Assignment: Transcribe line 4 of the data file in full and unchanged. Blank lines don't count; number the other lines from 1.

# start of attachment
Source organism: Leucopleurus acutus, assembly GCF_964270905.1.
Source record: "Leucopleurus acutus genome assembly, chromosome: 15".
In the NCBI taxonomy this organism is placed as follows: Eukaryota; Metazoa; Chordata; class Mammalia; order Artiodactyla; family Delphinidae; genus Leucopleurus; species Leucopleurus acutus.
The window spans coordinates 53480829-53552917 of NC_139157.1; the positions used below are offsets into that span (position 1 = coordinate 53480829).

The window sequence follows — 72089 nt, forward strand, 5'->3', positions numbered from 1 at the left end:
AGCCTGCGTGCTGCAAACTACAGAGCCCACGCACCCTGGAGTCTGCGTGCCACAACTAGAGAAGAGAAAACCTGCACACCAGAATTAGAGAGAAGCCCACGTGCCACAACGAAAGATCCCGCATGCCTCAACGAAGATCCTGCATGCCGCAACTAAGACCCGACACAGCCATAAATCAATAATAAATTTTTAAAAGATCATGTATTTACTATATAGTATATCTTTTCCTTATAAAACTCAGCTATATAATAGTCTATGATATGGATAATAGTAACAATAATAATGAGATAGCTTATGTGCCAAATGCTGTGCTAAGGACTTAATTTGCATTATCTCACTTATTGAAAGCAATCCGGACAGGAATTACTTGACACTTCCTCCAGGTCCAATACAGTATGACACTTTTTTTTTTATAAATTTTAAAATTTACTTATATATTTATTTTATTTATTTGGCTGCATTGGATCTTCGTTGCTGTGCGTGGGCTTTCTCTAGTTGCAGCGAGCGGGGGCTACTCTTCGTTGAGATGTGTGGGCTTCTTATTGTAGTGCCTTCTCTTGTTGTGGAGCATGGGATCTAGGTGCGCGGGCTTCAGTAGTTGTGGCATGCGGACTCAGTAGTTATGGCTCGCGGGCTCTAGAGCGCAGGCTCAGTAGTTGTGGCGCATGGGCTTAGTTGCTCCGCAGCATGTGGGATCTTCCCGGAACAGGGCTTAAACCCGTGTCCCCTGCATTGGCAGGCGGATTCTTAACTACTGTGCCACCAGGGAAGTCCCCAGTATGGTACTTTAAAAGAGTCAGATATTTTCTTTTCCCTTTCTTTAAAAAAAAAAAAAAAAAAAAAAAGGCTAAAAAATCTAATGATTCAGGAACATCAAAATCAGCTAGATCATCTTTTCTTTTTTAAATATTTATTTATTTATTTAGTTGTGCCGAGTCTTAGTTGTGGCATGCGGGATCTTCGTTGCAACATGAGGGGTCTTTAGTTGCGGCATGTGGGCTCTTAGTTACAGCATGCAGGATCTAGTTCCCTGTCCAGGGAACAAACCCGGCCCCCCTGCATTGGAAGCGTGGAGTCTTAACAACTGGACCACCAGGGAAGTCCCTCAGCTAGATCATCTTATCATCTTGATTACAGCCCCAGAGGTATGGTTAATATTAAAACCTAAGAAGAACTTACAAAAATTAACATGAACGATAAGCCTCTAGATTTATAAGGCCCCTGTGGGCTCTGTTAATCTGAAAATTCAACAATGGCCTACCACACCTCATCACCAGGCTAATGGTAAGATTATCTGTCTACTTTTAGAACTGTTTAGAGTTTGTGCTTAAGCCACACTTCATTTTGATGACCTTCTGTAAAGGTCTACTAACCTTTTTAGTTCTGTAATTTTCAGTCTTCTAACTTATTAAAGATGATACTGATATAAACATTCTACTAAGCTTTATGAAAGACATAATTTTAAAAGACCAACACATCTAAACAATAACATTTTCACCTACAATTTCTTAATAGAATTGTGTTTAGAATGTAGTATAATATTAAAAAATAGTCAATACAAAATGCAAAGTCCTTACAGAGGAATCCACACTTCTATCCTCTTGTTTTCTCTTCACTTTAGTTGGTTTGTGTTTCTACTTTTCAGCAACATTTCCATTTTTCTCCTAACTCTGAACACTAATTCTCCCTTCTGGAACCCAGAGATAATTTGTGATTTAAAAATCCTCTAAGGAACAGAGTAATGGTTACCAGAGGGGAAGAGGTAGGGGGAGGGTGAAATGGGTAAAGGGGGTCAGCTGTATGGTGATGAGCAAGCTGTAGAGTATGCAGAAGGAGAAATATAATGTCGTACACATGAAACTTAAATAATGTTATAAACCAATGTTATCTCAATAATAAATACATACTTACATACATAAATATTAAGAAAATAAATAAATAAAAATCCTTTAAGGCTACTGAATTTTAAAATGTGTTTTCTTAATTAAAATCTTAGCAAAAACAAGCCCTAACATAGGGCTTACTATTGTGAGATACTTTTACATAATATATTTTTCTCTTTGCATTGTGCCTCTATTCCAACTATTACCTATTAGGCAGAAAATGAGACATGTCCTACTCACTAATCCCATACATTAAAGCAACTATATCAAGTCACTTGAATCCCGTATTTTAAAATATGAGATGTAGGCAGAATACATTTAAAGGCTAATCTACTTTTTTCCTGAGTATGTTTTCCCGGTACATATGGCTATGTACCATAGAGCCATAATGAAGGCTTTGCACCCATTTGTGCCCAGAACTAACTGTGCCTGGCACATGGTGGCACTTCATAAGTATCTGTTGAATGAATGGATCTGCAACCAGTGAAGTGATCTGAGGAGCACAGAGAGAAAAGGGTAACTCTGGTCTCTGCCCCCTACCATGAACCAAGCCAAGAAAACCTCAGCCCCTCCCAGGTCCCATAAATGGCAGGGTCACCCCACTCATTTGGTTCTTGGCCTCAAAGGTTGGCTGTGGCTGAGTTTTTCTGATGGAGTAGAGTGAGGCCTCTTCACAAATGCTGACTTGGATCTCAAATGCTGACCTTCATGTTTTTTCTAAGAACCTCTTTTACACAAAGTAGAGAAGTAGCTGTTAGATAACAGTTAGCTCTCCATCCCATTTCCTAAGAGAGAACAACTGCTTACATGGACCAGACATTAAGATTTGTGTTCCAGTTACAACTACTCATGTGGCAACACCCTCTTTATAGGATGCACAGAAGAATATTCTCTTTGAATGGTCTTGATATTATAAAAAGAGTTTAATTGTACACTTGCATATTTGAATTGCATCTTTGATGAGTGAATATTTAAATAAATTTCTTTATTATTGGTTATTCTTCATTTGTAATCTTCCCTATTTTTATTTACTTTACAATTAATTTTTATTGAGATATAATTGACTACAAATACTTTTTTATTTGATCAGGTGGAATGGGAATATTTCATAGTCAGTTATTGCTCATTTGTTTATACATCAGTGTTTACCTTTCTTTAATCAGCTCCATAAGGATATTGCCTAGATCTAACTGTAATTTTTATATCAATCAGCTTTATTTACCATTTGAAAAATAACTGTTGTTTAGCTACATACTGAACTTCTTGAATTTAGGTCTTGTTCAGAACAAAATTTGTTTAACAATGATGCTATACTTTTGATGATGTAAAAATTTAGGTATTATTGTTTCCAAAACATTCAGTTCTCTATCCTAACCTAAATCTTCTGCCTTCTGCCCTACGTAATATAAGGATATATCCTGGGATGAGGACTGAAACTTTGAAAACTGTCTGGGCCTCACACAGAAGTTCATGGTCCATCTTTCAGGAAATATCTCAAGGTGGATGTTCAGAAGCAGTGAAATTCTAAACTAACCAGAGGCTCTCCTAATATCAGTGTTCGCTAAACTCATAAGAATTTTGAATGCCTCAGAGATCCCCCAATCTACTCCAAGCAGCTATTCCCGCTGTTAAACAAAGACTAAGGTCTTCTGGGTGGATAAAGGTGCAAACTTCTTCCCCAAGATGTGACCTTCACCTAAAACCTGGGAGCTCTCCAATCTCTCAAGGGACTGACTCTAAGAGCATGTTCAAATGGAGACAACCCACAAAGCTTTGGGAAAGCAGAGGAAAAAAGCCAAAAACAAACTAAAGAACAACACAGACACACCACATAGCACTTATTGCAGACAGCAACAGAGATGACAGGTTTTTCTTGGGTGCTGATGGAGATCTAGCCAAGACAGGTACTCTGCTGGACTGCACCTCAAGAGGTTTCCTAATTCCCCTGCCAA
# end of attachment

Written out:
The window spans coordinates 53480829-53552917 of NC_139157.1; the positions used below are offsets into that span (position 1 = coordinate 53480829).